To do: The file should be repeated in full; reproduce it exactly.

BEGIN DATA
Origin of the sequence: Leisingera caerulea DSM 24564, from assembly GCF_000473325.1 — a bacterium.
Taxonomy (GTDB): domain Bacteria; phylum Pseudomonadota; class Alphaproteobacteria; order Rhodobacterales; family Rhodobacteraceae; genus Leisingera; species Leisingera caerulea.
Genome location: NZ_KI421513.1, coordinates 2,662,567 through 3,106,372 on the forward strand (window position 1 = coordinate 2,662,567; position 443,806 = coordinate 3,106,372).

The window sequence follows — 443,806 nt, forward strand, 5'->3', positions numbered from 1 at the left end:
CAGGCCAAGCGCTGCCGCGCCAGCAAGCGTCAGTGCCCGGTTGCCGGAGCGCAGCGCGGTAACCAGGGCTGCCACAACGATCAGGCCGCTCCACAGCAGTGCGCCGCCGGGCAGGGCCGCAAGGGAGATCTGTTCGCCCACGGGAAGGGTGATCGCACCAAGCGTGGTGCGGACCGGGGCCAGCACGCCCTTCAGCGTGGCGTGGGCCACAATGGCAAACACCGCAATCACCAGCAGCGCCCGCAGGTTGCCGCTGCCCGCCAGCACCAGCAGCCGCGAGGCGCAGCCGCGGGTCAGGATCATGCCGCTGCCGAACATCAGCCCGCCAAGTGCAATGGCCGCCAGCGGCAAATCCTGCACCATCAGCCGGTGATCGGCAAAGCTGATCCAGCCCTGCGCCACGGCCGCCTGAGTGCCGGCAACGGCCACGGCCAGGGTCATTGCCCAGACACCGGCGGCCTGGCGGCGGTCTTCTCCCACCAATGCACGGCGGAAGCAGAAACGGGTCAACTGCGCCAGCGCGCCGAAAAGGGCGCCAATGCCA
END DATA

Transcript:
Origin of the sequence: Leisingera caerulea DSM 24564, from assembly GCF_000473325.1 — a bacterium.
Taxonomy (GTDB): domain Bacteria; phylum Pseudomonadota; class Alphaproteobacteria; order Rhodobacterales; family Rhodobacteraceae; genus Leisingera; species Leisingera caerulea.
Genome location: NZ_KI421513.1, coordinates 2,662,567 through 3,106,372 on the forward strand (window position 1 = coordinate 2,662,567; position 443,806 = coordinate 3,106,372).

The window sequence follows — 443,806 nt, forward strand, 5'->3', positions numbered from 1 at the left end:
CAGGCCAAGCGCTGCCGCGCCAGCAAGCGTCAGTGCCCGGTTGCCGGAGCGCAGCGCGGTAACCAGGGCTGCCACAACGATCAGGCCGCTCCACAGCAGTGCGCCGCCGGGCAGGGCCGCAAGGGAGATCTGTTCGCCCACGGGAAGGGTGATCGCACCAAGCGTGGTGCGGACCGGGGCCAGCACGCCCTTCAGCGTGGCGTGGGCCACAATGGCAAACACCGCAATCACCAGCAGCGCCCGCAGGTTGCCGCTGCCCGCCAGCACCAGCAGCCGCGAGGCGCAGCCGCGGGTCAGGATCATGCCGCTGCCGAACATCAGCCCGCCAAGTGCAATGGCCGCCAGCGGCAAATCCTGCACCATCAGCCGGTGATCGGCAAAGCTGATCCAGCCCTGCGCCACGGCCGCCTGAGTGCCGGCAACGGCCACGGCCAGGGTCATTGCCCAGACACCGGCGGCCTGGCGGCGGTCTTCTCCCACCAATGCACGGCGGAAGCAGAAACGGGTCAACTGCGCCAGCGCGCCGAAAAGGGCGCCAATGCCA